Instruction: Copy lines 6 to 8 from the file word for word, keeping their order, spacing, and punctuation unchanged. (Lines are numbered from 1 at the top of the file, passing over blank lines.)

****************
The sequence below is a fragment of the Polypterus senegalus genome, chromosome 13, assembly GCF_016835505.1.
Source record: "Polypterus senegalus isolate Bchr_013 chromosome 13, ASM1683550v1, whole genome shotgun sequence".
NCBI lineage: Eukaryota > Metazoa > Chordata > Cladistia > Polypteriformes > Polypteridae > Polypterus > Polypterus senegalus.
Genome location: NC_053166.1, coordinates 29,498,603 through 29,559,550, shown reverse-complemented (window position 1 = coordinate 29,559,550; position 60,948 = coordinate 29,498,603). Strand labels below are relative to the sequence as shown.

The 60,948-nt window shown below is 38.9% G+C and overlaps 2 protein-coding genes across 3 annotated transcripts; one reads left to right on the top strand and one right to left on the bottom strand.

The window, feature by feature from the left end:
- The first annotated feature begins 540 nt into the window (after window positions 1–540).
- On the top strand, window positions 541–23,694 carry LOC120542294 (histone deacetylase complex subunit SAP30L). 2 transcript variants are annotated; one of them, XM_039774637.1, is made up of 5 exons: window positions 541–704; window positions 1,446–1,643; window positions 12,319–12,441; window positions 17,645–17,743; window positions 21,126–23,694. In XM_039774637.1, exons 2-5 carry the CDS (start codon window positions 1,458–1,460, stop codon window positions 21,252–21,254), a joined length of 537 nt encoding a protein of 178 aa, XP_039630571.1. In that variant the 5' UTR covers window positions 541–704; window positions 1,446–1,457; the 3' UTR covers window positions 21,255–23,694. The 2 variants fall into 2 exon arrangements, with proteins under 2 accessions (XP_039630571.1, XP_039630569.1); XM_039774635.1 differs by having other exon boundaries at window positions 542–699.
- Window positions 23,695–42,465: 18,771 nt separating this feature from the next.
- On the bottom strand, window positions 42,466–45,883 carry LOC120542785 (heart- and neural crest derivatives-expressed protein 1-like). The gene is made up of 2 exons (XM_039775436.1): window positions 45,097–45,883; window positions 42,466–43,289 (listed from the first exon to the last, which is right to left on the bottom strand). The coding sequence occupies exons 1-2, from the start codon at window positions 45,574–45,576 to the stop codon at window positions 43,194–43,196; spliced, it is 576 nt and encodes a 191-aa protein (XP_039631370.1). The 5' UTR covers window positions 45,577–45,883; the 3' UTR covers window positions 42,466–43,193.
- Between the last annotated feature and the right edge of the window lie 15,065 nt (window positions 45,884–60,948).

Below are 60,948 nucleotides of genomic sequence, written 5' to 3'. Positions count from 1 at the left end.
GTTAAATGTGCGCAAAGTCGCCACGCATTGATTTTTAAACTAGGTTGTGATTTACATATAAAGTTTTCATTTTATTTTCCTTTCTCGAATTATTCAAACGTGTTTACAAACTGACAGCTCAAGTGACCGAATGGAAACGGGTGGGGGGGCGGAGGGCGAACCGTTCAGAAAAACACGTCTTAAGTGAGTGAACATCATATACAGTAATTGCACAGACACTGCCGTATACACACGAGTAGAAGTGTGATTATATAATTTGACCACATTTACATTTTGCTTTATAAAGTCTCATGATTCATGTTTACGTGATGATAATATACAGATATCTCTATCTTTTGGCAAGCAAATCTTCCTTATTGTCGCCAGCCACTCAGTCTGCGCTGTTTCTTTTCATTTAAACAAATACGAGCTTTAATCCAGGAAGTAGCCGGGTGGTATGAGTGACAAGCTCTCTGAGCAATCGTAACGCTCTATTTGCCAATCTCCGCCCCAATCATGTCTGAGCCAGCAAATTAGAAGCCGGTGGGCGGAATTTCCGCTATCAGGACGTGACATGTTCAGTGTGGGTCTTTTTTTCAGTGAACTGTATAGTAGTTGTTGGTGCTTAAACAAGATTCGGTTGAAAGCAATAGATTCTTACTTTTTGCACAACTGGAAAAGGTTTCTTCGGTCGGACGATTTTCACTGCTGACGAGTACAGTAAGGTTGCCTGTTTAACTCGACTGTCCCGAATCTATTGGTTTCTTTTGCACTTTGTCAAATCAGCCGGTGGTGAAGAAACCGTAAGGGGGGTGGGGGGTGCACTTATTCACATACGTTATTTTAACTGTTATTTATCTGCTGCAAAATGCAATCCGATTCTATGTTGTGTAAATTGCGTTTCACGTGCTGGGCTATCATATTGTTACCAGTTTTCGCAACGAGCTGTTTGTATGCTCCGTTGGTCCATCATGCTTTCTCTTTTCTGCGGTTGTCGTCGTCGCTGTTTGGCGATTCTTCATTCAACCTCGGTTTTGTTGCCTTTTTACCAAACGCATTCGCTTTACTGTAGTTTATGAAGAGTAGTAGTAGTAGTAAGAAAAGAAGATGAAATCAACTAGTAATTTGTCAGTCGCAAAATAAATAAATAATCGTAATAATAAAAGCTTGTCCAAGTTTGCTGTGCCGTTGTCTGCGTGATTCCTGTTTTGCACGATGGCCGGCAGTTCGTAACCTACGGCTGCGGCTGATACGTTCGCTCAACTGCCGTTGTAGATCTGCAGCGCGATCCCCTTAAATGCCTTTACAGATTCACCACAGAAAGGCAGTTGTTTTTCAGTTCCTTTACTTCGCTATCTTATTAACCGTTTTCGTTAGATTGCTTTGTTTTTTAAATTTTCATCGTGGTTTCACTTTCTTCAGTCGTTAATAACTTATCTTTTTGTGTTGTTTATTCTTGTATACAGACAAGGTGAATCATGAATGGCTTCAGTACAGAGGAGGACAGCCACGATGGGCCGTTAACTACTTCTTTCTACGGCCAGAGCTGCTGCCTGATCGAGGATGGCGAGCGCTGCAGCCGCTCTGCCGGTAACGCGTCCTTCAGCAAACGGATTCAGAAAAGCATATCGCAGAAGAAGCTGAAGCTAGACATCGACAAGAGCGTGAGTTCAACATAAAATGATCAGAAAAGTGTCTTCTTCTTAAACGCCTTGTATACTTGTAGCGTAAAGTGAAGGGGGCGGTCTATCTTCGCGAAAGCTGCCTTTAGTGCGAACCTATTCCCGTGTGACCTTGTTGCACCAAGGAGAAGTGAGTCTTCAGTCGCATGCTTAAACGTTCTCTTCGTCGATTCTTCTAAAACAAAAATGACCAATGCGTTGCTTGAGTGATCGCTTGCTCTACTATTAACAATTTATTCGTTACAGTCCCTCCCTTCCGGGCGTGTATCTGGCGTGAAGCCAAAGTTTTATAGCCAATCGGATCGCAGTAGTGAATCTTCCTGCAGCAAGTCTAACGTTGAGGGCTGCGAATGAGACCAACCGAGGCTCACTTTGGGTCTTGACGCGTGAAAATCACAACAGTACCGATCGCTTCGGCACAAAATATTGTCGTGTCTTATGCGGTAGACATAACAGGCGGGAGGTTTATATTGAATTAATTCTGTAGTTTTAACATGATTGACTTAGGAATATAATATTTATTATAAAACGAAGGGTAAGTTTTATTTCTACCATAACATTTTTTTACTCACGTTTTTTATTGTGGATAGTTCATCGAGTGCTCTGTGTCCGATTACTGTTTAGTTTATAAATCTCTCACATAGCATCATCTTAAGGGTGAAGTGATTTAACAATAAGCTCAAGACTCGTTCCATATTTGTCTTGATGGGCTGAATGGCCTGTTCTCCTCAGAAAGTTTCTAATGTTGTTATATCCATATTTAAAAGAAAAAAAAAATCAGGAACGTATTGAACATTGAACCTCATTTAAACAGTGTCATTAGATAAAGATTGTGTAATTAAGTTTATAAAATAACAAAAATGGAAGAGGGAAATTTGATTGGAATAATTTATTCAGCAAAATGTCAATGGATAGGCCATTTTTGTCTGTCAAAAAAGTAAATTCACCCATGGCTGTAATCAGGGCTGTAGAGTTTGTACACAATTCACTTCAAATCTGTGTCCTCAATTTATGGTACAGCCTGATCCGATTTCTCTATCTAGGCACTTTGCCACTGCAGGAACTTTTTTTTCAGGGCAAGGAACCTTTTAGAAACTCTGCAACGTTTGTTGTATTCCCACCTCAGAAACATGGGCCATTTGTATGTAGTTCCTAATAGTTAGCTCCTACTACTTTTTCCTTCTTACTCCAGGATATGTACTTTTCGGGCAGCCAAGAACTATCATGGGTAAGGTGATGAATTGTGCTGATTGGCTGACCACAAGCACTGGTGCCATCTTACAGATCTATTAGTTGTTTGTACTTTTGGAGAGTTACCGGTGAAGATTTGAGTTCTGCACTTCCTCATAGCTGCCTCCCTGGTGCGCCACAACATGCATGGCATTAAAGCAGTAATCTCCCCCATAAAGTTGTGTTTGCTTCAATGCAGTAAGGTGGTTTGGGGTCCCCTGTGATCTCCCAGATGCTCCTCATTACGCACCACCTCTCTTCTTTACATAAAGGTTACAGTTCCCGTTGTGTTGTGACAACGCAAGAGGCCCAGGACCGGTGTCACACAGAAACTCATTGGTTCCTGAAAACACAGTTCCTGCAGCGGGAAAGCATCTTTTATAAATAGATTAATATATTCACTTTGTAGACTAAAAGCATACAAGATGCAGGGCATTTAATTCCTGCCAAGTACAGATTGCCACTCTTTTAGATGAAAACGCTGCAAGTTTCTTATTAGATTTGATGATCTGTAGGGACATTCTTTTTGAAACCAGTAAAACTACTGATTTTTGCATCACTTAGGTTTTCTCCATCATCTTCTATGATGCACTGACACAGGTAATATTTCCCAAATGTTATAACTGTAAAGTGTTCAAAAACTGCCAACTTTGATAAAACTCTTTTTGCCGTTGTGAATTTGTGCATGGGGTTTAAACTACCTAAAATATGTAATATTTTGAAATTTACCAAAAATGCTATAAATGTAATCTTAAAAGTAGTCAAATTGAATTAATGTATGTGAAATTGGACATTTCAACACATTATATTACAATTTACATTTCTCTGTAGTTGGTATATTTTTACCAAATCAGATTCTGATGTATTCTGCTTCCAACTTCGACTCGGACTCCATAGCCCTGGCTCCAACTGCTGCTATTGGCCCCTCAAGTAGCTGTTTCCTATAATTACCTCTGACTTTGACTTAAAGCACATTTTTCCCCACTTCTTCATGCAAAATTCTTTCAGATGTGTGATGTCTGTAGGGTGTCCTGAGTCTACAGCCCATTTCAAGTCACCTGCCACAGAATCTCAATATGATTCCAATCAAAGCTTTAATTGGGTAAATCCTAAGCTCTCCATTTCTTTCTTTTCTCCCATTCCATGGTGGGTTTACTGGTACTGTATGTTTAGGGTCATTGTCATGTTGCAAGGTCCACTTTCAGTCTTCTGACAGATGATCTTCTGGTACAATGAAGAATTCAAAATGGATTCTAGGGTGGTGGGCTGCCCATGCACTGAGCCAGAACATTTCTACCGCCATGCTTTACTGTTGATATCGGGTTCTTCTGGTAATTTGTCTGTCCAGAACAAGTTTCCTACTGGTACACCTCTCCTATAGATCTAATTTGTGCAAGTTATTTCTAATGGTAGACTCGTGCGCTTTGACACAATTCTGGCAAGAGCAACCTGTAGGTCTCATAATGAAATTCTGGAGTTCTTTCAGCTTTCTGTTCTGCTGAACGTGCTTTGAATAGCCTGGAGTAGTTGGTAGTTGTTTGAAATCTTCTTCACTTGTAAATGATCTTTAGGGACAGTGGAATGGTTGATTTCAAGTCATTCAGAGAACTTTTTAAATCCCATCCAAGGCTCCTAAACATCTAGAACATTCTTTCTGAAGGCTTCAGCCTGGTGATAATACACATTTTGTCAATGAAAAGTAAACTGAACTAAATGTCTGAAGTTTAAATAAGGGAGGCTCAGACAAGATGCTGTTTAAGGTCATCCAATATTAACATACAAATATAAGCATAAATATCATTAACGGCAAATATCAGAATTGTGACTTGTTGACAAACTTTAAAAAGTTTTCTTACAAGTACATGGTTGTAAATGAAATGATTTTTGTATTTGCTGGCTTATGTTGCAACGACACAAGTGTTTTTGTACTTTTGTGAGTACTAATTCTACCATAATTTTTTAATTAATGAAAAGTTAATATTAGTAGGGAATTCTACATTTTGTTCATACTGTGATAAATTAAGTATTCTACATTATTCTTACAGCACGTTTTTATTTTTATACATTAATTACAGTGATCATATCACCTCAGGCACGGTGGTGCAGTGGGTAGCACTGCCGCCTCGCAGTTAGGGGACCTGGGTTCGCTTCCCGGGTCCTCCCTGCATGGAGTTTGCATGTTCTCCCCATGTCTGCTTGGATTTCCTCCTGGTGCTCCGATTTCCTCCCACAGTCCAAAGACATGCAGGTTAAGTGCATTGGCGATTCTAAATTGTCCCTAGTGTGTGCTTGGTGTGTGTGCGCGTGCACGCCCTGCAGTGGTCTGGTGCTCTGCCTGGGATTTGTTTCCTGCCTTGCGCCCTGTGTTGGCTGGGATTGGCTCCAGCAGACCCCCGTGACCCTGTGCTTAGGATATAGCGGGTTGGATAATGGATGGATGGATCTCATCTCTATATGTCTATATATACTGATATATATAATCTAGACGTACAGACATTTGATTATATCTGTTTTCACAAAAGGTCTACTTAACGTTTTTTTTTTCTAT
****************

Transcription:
The window, feature by feature from the left end:
- The first annotated feature begins 540 nt into the window (after window positions 1–540).
- On the top strand, window positions 541–23,694 carry LOC120542294 (histone deacetylase complex subunit SAP30L). 2 transcript variants are annotated; one of them, XM_039774637.1, is made up of 5 exons: window positions 541–704; window positions 1,446–1,643; window positions 12,319–12,441; window positions 17,645–17,743; window positions 21,126–23,694. In XM_039774637.1, exons 2-5 carry the CDS (start codon window positions 1,458–1,460, stop codon window positions 21,252–21,254), a joined length of 537 nt encoding a protein of 178 aa, XP_039630571.1. In that variant the 5' UTR covers window positions 541–704; window positions 1,446–1,457; the 3' UTR covers window positions 21,255–23,694. The 2 variants fall into 2 exon arrangements, with proteins under 2 accessions (XP_039630571.1, XP_039630569.1); XM_039774635.1 differs by having other exon boundaries at window positions 542–699.